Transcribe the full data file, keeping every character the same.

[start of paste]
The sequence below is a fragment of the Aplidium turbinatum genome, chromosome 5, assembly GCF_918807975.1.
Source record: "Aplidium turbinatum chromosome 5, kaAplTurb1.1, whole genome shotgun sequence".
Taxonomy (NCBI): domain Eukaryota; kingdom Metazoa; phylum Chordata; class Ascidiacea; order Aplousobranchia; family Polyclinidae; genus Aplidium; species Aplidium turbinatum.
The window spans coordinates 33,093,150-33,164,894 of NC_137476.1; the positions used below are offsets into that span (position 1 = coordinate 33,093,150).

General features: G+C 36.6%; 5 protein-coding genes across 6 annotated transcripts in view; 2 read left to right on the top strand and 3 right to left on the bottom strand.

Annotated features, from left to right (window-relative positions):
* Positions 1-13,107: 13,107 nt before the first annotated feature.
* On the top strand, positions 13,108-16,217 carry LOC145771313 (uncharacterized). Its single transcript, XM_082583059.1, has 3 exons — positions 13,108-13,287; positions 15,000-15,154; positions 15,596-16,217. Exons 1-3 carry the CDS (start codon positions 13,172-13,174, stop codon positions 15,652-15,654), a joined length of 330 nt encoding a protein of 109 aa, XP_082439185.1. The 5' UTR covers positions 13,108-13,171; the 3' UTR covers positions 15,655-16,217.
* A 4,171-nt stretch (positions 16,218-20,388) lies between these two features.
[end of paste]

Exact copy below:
The sequence below is a fragment of the Aplidium turbinatum genome, chromosome 5, assembly GCF_918807975.1.
Source record: "Aplidium turbinatum chromosome 5, kaAplTurb1.1, whole genome shotgun sequence".
Taxonomy (NCBI): domain Eukaryota; kingdom Metazoa; phylum Chordata; class Ascidiacea; order Aplousobranchia; family Polyclinidae; genus Aplidium; species Aplidium turbinatum.
The window spans coordinates 33,093,150-33,164,894 of NC_137476.1; the positions used below are offsets into that span (position 1 = coordinate 33,093,150).

General features: G+C 36.6%; 5 protein-coding genes across 6 annotated transcripts in view; 2 read left to right on the top strand and 3 right to left on the bottom strand.

Annotated features, from left to right (window-relative positions):
* Positions 1-13,107: 13,107 nt before the first annotated feature.
* On the top strand, positions 13,108-16,217 carry LOC145771313 (uncharacterized). Its single transcript, XM_082583059.1, has 3 exons — positions 13,108-13,287; positions 15,000-15,154; positions 15,596-16,217. Exons 1-3 carry the CDS (start codon positions 13,172-13,174, stop codon positions 15,652-15,654), a joined length of 330 nt encoding a protein of 109 aa, XP_082439185.1. The 5' UTR covers positions 13,108-13,171; the 3' UTR covers positions 15,655-16,217.
* A 4,171-nt stretch (positions 16,218-20,388) lies between these two features.